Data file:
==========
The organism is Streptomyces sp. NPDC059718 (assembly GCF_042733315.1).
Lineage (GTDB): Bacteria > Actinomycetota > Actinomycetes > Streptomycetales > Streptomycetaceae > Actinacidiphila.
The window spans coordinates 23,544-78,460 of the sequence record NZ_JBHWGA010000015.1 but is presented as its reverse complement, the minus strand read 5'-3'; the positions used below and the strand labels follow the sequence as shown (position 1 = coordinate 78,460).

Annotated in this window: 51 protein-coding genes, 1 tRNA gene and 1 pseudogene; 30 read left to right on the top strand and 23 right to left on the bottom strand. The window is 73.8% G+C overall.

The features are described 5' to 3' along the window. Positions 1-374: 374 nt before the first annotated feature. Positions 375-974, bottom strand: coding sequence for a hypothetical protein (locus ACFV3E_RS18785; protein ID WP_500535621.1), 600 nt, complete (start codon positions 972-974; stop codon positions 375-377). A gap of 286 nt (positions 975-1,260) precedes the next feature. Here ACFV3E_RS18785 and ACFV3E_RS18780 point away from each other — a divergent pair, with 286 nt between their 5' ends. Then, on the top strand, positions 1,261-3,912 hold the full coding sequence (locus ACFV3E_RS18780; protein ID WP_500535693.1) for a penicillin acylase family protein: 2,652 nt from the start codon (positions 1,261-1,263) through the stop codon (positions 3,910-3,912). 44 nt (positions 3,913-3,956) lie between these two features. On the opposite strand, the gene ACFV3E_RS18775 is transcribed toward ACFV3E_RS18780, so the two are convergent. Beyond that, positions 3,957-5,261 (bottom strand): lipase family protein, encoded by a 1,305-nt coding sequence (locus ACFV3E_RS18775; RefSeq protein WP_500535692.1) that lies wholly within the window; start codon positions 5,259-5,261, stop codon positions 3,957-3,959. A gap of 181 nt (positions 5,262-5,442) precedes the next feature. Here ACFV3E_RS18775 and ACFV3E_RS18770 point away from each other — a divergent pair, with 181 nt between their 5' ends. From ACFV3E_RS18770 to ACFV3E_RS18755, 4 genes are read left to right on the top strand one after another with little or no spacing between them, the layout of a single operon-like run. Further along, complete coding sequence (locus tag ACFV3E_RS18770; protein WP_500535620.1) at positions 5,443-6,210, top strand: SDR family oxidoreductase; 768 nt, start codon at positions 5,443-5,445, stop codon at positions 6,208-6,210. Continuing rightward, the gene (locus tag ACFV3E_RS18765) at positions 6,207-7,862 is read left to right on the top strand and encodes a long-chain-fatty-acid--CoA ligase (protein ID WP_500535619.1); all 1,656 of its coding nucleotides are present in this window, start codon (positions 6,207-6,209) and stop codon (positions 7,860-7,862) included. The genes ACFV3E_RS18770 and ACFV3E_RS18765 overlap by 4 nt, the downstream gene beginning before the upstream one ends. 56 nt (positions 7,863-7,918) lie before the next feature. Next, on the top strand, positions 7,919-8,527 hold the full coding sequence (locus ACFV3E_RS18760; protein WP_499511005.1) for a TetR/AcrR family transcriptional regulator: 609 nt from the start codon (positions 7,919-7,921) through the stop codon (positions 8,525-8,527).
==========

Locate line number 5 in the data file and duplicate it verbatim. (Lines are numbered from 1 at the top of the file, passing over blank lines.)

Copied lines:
The features are described 5' to 3' along the window. Positions 1-374: 374 nt before the first annotated feature. Positions 375-974, bottom strand: coding sequence for a hypothetical protein (locus ACFV3E_RS18785; protein ID WP_500535621.1), 600 nt, complete (start codon positions 972-974; stop codon positions 375-377). A gap of 286 nt (positions 975-1,260) precedes the next feature. Here ACFV3E_RS18785 and ACFV3E_RS18780 point away from each other — a divergent pair, with 286 nt between their 5' ends. Then, on the top strand, positions 1,261-3,912 hold the full coding sequence (locus ACFV3E_RS18780; protein ID WP_500535693.1) for a penicillin acylase family protein: 2,652 nt from the start codon (positions 1,261-1,263) through the stop codon (positions 3,910-3,912). 44 nt (positions 3,913-3,956) lie between these two features. On the opposite strand, the gene ACFV3E_RS18775 is transcribed toward ACFV3E_RS18780, so the two are convergent. Beyond that, positions 3,957-5,261 (bottom strand): lipase family protein, encoded by a 1,305-nt coding sequence (locus ACFV3E_RS18775; RefSeq protein WP_500535692.1) that lies wholly within the window; start codon positions 5,259-5,261, stop codon positions 3,957-3,959. A gap of 181 nt (positions 5,262-5,442) precedes the next feature. Here ACFV3E_RS18775 and ACFV3E_RS18770 point away from each other — a divergent pair, with 181 nt between their 5' ends. From ACFV3E_RS18770 to ACFV3E_RS18755, 4 genes are read left to right on the top strand one after another with little or no spacing between them, the layout of a single operon-like run. Further along, complete coding sequence (locus tag ACFV3E_RS18770; protein WP_500535620.1) at positions 5,443-6,210, top strand: SDR family oxidoreductase; 768 nt, start codon at positions 5,443-5,445, stop codon at positions 6,208-6,210. Continuing rightward, the gene (locus tag ACFV3E_RS18765) at positions 6,207-7,862 is read left to right on the top strand and encodes a long-chain-fatty-acid--CoA ligase (protein ID WP_500535619.1); all 1,656 of its coding nucleotides are present in this window, start codon (positions 6,207-6,209) and stop codon (positions 7,860-7,862) included. The genes ACFV3E_RS18770 and ACFV3E_RS18765 overlap by 4 nt, the downstream gene beginning before the upstream one ends. 56 nt (positions 7,863-7,918) lie before the next feature. Next, on the top strand, positions 7,919-8,527 hold the full coding sequence (locus ACFV3E_RS18760; protein WP_499511005.1) for a TetR/AcrR family transcriptional regulator: 609 nt from the start codon (positions 7,919-7,921) through the stop codon (positions 8,525-8,527).